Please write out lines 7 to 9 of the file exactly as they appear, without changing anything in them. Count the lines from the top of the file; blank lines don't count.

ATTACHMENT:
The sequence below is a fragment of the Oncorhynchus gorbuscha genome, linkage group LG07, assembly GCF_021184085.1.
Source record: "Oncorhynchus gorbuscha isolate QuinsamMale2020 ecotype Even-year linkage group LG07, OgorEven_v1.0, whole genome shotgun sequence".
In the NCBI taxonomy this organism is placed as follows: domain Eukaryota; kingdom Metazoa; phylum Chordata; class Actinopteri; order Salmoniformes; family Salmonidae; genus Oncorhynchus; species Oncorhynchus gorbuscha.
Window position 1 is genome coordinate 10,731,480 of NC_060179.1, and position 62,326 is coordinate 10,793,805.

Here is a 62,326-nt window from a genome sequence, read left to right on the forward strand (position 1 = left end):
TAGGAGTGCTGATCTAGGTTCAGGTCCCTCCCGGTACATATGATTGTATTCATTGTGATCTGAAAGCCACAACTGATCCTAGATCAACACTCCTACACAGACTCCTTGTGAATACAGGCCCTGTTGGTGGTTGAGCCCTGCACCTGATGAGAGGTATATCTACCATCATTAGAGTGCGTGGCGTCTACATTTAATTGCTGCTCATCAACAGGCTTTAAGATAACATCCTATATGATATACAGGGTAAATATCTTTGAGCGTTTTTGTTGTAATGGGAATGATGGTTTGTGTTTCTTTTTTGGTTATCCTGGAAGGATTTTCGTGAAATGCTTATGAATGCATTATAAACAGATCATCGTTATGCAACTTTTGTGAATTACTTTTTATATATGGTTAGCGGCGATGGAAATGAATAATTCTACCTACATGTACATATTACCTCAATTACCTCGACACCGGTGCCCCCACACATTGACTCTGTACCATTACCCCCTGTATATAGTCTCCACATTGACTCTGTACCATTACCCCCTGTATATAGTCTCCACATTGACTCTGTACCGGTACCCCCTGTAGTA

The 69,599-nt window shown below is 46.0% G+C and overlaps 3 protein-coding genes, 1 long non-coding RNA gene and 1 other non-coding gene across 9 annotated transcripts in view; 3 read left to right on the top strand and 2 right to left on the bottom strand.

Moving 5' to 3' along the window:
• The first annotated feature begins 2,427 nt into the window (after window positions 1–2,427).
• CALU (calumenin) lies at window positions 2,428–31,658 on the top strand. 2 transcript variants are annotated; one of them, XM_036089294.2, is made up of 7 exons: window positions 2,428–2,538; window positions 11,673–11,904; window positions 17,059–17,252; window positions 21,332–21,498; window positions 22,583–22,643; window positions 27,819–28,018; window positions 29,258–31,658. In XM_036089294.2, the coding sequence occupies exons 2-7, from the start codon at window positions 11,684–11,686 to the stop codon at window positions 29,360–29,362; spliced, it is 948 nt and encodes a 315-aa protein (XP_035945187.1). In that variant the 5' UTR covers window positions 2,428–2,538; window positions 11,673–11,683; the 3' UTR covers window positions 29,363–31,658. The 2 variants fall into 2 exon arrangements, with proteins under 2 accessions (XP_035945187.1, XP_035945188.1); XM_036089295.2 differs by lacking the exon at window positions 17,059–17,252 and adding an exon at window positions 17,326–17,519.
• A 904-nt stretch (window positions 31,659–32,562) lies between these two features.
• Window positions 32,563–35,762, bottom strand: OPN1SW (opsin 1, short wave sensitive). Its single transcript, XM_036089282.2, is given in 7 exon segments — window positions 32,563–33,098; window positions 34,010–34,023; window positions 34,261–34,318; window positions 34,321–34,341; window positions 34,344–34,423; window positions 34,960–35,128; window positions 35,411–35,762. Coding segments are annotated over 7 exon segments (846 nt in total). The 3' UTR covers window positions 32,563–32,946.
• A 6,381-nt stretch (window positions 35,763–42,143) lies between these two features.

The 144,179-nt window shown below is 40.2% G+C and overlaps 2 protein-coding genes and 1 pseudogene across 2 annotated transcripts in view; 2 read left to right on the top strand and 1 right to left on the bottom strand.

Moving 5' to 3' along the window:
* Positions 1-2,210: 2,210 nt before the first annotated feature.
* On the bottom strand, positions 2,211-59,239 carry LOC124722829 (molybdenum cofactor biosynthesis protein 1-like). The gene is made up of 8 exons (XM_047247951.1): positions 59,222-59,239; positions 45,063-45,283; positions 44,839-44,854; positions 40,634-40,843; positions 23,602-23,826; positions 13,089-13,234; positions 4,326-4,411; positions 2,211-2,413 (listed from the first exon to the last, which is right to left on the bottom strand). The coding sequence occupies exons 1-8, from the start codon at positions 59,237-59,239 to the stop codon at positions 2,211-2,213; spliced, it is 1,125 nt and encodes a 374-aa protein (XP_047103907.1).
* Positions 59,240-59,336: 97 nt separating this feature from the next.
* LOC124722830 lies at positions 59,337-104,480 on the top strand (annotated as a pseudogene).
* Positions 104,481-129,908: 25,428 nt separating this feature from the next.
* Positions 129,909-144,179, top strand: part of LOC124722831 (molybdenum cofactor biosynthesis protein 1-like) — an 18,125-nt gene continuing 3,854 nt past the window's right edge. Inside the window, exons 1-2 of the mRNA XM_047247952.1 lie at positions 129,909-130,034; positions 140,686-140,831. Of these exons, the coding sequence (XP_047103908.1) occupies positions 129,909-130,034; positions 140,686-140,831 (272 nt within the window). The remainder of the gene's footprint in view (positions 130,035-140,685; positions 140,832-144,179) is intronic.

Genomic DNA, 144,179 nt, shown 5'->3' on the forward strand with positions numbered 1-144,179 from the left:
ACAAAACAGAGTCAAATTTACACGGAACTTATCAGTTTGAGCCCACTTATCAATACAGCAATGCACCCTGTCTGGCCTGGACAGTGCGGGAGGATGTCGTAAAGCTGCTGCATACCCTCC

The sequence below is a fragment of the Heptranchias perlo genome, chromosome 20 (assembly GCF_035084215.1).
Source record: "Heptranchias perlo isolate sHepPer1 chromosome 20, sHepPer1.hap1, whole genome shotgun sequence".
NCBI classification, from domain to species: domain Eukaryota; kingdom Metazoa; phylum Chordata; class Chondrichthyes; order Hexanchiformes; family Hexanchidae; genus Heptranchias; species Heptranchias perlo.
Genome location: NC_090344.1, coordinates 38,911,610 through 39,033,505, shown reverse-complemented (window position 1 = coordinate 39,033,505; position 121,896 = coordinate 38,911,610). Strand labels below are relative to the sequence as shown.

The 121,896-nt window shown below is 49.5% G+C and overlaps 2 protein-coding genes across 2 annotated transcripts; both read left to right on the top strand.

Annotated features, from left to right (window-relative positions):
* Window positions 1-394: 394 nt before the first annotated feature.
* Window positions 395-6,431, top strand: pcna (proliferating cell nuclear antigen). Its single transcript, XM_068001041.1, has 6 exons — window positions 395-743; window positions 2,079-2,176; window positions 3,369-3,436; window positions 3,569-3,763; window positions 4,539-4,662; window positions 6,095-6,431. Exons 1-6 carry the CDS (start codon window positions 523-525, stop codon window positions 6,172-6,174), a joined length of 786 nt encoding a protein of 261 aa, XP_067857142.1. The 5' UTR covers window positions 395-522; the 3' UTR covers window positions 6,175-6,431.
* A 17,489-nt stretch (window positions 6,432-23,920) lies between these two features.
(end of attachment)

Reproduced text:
The 69,599-nt window shown below is 46.0% G+C and overlaps 3 protein-coding genes, 1 long non-coding RNA gene and 1 other non-coding gene across 9 annotated transcripts in view; 3 read left to right on the top strand and 2 right to left on the bottom strand.

Moving 5' to 3' along the window:
• The first annotated feature begins 2,427 nt into the window (after window positions 1–2,427).